Using the mcorest Library API

The mcorest library can be used either in manual or in automatic multithreaded mode. The latter is easier to configure, since the mcorest library manages the interfaces and connections internally. However, there are circumstances when the single-threaded model is required, or a higher degree of control over the API is preferred; manual mode should be used in these cases. Both modes are described below. This description is intended to give an overview of the library.


The mcorest library is initialized by calling mcorest_initialize() before any other mcorest function calls. Next, the application creates a mcorest server instance by calling mcorest_create().The application receives the handle of the server through the mcorest_h *rest output parameter. One server instance should be created for each database served.

The application then calls mcorest_add_interface() to tell the REST server which address(es) and port(s) to listen on. Multiple interfaces can be specified with consecutive calls to this function.

If the application wishes to use the provided web services database, perf and SQL, then it must call the corresponding functions (mcorest_svc_db_init(), mcorest_svc_perf_init(), or mcorest_svc_sql_init()) to explicitly initialize the services.

Basic HTTP authentication

To enable the Basic HTTP authentication, use the mcorest_set_basic_auth() C API function. When using xSQL, set the http_realm, http_username, and http_password parameters of the rest section.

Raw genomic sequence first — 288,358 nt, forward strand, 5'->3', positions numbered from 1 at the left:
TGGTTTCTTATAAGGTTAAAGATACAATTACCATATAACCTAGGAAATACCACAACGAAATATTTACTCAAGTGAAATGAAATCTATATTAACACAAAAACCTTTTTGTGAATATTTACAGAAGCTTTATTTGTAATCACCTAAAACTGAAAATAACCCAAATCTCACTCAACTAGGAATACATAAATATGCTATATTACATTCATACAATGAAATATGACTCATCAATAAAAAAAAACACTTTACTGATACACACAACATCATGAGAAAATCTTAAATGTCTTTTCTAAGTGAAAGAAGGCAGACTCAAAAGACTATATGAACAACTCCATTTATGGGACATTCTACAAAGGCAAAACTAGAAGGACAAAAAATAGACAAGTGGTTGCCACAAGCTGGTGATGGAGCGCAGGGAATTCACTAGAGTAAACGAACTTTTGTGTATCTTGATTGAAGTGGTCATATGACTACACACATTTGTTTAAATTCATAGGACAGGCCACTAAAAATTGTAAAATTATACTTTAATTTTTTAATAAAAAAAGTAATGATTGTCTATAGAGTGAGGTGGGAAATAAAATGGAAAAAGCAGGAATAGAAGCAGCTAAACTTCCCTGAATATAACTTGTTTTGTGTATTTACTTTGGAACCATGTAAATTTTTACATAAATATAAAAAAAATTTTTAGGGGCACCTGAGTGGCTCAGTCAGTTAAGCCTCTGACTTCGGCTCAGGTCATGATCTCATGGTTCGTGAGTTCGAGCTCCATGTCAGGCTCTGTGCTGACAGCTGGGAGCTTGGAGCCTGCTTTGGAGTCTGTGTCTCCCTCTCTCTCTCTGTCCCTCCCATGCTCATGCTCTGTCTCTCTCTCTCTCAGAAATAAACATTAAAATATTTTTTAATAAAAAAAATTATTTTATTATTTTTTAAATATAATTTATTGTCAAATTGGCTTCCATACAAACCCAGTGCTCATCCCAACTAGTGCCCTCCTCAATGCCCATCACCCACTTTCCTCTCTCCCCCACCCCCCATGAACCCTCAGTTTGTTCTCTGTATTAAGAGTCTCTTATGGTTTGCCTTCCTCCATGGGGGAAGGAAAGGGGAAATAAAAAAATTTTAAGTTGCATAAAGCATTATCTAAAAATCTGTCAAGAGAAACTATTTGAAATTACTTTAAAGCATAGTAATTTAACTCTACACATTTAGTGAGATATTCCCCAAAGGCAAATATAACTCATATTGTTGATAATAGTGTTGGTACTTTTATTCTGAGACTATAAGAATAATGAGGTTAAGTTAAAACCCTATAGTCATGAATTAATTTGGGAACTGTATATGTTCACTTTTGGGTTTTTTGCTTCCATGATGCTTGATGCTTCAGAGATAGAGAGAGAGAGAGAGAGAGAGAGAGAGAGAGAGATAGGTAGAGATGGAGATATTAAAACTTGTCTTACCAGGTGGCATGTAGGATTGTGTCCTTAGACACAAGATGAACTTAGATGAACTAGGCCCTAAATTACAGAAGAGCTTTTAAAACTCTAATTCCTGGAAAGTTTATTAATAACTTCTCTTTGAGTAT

To enable SSL, pass a pointer to the SSL parameters structure to the mcorest_add_interface() C API function. When using xSQL, set either the global settings in the global ssl_params section, or the REST-specific settings in the ssl_params subsection of the rest section.


As mentioned above, the server can run in automatic multithreaded mode. Alternatively, the application may drive its execution manually. Both modes are discussed below.

Automatic multithreaded mode

To start the server, the application calls mcorest_start(). The application is not allowed to call any of the mcorest_*() methods while the server is running in automatic mode, except for mcorest_stop() which is called when the application needs to stop the REST server (e.g. upon shutdown).

Manual mode

This mode may be preferred by the applications that need a finer degree of control over the web server. It is also the only choice when multithreading is not available on the target platform.

In a single-threaded environment, the application would typically incorporate the following steps into its run loop, wherever convenient:

When the application does not need the REST server anymore, it should cancel all active connections using function mcorest_conn_cancel() .

In multithreaded mode, care should be taken to avoid sharing the REST server instance, interfaces and connections between threads.

Numeric values as strings

The RESTful Web Services' clients may request numeric values to be transmitted as strings in all JSON requests and responses by sending the X-Numeric-Format: string header with the HTTP requests. The server does not attempt to remember this setting; the header has to be sent with every request that requires this behavior. Furthermore, it is allowed to intermix requests with and without this setting.


All interfaces must be closed by calling mcorest_interface_close() and the REST server(s) destroyed by calling mcorest_destroy(). Finally, the mcorest runtime should be shut down by calling mcorest_shutdown().


The following SDK Samples directories provide examples of Web Service C API usage: